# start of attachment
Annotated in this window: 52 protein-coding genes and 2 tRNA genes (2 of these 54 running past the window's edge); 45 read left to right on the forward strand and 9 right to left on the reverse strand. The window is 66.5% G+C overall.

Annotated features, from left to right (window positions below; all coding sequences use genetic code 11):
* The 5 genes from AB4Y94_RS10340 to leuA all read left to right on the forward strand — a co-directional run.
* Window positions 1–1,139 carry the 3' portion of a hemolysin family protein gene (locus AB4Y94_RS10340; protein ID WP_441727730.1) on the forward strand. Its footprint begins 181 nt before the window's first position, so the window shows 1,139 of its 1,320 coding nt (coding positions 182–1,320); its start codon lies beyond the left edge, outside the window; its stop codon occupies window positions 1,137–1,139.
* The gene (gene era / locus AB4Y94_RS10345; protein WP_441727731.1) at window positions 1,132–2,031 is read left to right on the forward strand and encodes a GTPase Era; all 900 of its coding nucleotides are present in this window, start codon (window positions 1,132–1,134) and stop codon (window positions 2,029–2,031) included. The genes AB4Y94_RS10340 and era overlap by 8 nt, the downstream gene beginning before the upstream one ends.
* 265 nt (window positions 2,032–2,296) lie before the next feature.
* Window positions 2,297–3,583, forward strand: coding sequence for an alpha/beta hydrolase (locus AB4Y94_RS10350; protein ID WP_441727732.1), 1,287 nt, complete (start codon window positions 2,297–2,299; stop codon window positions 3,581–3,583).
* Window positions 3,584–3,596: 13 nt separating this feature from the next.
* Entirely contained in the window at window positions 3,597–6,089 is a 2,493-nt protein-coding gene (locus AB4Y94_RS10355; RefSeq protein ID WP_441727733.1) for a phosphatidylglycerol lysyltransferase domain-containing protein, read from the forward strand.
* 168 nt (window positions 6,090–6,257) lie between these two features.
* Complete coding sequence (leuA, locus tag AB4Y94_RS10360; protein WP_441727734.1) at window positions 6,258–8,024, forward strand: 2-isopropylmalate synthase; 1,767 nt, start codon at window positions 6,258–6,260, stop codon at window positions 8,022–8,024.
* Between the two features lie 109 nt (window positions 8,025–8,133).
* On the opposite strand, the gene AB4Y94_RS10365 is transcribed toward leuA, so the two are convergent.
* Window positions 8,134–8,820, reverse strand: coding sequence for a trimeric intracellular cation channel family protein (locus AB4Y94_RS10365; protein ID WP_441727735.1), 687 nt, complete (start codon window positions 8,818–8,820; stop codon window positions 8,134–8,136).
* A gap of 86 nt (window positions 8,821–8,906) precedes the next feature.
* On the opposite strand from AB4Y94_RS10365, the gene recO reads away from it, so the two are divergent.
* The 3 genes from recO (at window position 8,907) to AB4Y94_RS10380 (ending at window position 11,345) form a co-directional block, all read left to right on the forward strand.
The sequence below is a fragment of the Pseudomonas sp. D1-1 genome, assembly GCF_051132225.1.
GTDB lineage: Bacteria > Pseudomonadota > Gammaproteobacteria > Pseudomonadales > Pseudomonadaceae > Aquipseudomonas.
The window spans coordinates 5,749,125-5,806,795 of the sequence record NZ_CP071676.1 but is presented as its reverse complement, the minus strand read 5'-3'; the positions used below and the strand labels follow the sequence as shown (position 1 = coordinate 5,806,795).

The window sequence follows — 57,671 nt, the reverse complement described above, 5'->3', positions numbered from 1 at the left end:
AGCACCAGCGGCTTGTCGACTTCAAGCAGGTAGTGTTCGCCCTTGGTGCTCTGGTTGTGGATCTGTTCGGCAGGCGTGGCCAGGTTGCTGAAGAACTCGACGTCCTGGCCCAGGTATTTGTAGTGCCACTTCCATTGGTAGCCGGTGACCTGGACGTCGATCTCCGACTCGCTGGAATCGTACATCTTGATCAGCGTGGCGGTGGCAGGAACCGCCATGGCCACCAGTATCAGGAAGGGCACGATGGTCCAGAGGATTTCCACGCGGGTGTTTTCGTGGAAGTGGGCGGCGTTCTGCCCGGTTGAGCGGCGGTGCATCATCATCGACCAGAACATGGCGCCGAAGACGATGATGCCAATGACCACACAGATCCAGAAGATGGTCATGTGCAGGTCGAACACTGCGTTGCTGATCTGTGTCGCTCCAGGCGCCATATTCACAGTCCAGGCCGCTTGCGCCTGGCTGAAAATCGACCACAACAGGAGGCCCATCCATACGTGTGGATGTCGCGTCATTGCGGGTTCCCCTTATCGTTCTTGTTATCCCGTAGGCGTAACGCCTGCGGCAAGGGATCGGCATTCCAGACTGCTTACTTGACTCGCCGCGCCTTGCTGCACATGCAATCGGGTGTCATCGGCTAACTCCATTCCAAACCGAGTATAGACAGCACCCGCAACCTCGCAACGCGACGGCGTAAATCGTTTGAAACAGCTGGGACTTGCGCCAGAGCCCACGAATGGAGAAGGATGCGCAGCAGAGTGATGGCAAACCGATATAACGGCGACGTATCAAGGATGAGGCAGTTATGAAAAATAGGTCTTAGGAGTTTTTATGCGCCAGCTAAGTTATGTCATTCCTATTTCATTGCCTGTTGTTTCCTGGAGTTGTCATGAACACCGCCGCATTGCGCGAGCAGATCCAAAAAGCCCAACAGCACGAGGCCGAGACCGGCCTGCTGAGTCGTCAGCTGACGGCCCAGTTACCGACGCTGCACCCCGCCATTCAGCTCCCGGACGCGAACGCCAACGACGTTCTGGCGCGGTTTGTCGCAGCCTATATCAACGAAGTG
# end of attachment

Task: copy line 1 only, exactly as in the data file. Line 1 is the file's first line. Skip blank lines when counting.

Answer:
Annotated in this window: 52 protein-coding genes and 2 tRNA genes (2 of these 54 running past the window's edge); 45 read left to right on the forward strand and 9 right to left on the reverse strand. The window is 66.5% G+C overall.